I'm hacking my way through the underbrush leading into the dark interior of the middle book of a trilogy right now, and finding it heavy going. (Hence the reduced frequency of blogging.)
I find it useful to distinguish between loosely coupled trilogies, and tightly coupled ones. Loosely coupled: three books that can be read separately, but which in combination turn out to revolve around a common theme, and add up to something more than the sum of their parts. Tightly coupled: in the extreme case, it's a single gigantic novel in three acts, so that the second and third books make no sense if read as self-contained entities.
What I'm working on now is probably about 70-80% of the way over to the right on this continuum—a 300,000 word narrative in three chunks, each subsequent one building on its predecessors. This isn't quite the first time I've tackled such a work (arguably books 3-6 of the original Merchant Princes series were intended to be one big fat novel, until a messy collision with bookbinding technology sentenced them to be 300 page episodes), but it's the first time I've gone into the job knowing from the start what it was that I was trying to build. And I'm now at the stage of the project, roughly 40% of the way in, where of course it feels as if I'm making no progress at all and it's doomed to utter futility and incoherence.
One of the problems with writing a novel, or a short story for that matter, is maintaining thematic consistency. Most of the trappings of a work of fiction are modifiable—you can kill off or introduce characters, reverse the plot or reveal the earlier goings-on to be flounderings-in-darkness or misunderstood by the narrative viewpoint, and throw in twists and turns. But the one thing it's hard to mess with is the theme of the story—what it's all about, at the highest level.
Examples of thematic content: "Neptune's Brood" was an abstract exploration of just how one might build a financial infrastructure to support interstellar colonization at slower-than-light speeds, and what can go wrong with it; at the same time, "Neptune's Brood" also asked whether we own money, or money owns us. "Rule 34" was about the future of criminology (not crime) in a networked world, and about how socially acceptable behaviour changes over time. The first Merchant Princes series was, at the highest level, about the annoying fact that actions have consequences, and blood is thicker than water.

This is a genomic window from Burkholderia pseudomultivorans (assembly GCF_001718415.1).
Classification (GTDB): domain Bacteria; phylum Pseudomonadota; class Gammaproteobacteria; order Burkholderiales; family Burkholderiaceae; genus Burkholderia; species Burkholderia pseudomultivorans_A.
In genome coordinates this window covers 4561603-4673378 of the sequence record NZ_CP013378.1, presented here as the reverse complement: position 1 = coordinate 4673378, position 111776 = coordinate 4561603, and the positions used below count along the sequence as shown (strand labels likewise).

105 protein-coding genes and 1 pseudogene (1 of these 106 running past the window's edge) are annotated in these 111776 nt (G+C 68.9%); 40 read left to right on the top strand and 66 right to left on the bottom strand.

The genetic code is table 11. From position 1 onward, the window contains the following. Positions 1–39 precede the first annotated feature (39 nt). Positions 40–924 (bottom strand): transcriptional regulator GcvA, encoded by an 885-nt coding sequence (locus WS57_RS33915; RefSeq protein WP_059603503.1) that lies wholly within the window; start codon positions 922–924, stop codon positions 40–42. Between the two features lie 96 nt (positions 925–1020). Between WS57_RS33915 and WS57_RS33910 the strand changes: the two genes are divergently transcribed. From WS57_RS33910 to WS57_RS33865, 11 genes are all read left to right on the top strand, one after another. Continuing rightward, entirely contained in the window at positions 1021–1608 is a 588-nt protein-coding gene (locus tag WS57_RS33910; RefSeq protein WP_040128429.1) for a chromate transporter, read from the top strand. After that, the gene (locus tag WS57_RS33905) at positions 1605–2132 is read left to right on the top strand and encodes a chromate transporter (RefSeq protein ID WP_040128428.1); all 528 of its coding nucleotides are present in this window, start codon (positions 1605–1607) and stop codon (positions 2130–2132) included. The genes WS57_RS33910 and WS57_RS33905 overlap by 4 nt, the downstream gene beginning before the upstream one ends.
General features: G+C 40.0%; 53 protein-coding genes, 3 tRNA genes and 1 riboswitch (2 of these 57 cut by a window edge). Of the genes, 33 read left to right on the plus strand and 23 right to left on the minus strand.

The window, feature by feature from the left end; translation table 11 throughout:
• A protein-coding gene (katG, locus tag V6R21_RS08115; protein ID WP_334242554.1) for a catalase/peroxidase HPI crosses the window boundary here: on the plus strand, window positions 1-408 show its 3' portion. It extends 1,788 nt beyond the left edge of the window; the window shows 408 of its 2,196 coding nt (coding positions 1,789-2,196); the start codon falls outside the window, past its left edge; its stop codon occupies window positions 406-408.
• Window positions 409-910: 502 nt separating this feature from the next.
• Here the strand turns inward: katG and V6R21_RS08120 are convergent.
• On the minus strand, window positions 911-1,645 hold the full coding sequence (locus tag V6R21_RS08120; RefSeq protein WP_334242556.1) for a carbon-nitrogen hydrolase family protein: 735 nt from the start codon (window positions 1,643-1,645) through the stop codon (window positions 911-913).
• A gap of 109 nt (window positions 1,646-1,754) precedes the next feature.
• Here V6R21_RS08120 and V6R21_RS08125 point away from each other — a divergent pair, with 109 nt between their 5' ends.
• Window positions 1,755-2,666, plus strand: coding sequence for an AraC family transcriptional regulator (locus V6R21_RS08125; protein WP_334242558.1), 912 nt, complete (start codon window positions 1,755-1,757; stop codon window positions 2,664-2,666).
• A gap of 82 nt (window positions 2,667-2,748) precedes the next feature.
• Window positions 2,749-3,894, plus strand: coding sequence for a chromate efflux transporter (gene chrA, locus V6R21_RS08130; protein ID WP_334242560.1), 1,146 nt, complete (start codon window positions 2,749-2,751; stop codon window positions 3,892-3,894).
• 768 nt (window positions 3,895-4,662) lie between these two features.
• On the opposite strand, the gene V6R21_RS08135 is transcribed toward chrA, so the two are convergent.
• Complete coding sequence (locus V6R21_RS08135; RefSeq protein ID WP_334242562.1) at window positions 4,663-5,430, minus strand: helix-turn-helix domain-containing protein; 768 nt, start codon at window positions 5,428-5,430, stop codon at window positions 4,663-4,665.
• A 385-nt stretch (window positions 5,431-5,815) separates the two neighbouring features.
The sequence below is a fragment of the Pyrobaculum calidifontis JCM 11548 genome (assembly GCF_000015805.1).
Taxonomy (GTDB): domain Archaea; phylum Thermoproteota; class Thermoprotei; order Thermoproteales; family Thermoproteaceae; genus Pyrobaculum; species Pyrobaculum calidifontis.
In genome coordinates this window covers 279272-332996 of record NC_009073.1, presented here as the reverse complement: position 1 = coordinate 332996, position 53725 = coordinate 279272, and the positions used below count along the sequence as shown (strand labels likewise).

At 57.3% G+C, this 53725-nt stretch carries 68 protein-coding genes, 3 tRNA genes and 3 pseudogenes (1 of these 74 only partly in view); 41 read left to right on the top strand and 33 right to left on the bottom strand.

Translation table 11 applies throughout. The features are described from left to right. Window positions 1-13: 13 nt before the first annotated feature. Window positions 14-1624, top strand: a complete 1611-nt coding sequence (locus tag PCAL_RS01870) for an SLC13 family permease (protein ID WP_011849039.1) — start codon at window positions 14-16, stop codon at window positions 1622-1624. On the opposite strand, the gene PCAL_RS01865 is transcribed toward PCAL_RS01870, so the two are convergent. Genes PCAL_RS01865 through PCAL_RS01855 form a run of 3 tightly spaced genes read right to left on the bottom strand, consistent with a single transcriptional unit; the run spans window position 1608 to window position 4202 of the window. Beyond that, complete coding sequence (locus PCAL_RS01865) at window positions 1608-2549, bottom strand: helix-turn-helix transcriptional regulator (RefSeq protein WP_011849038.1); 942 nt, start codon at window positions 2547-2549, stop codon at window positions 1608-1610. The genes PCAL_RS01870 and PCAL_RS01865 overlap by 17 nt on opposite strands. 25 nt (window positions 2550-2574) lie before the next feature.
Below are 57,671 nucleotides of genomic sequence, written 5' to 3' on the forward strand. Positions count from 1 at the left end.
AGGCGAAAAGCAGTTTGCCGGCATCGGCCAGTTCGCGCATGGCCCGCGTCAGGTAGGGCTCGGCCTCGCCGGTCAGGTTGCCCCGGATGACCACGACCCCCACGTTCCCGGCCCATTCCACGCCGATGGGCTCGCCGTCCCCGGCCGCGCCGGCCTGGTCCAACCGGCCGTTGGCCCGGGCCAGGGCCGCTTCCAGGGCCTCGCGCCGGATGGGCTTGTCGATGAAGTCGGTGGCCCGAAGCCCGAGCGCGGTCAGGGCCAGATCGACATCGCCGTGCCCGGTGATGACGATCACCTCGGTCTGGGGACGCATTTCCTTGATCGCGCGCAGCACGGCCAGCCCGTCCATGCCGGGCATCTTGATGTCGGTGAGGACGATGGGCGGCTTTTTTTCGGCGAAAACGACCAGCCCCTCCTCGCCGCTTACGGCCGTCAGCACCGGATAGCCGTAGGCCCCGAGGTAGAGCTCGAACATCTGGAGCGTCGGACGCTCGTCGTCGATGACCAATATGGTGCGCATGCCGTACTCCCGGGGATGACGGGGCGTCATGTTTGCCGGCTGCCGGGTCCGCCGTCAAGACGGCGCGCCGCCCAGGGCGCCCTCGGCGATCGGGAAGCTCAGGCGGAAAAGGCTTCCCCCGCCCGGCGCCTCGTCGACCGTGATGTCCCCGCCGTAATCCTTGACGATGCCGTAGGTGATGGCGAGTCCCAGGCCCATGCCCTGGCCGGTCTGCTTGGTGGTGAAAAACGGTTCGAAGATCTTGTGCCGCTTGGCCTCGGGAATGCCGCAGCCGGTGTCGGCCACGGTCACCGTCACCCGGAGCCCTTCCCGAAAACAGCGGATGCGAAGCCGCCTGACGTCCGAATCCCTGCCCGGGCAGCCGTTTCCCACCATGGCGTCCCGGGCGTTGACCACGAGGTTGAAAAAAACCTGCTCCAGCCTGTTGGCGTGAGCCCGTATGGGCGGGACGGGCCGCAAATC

The thing is, when you set out to write a book, or a series, you don't necessarily know what your theme is—but it's the invisible direction your compass is pointing you in, and if you lose track of it while you're writing you end up travelling in ever-diminishing circles rather than making progress. Even if you aren't aware of your theme when you start, you'll be intimately familiar with it by the time you finish. If you aren't, what you've got isn't a novel, it's a novel-shaped blob of jelly. And it's generally a bad idea to change thematic track halfway through a book. Your readers will notice the switchback, like the point in the middle of From Dusk til Dawn where it changes gear from a Quentin Tarantino two-psychopaths-on-a-road-trip-with-hostages movie into a completely batshit Robert Rodriguez vampire gorefest, complete with exploding eyeballs and pneumatic-drill-powered wooden stake machine: it's kind of hard to ignore that sort of thing, and it doesn't work well at all unless you know exactly what you're doing and have a palmed card to present to the reader to explain why you're doing it.
To add complications: tightly bound trilogies or really long novels have structural issues all of their own. In a plot-driven novel we usually have a simple progression: from the initial status quo to some source of disruption, then growing tension as the protagonists grapple with whatever's going on, to a climax where the tension is resolved, and a finale that hopefully asserts a new status quo and delivers some kind of sense of closure (closure being what grown-ups want instead of "and they all lived happily ever after"). But if you're writing a 1000 page story that's going to be carved up into 333 page episodes, each of the non-final episodes needs some sort of climax, roughly as powerful as the climax of a 333 page normal novel, but building on each other until we reach the titanic resolution at the end of the story. Structurally it's a sawtooth rather than a single peak in the graph of tension plotted over time.
The challenge in writing a big-ass tightly bound trilogy is that you have to ride a ratchet up a sawtooth of increasing tension with periodic lulls, all the while keeping your eye on the thematic compass. Consequently, writing a 1000 page story that neither sags in the middle nor spirals up its own arse turns out to be more than a little bit harder than writing three stand-alone 333 page stories—even though you can use the same characters and setting throughout.
(And now: tea break's over, it's time to pick up that shovel and go back to work in the word mine ...)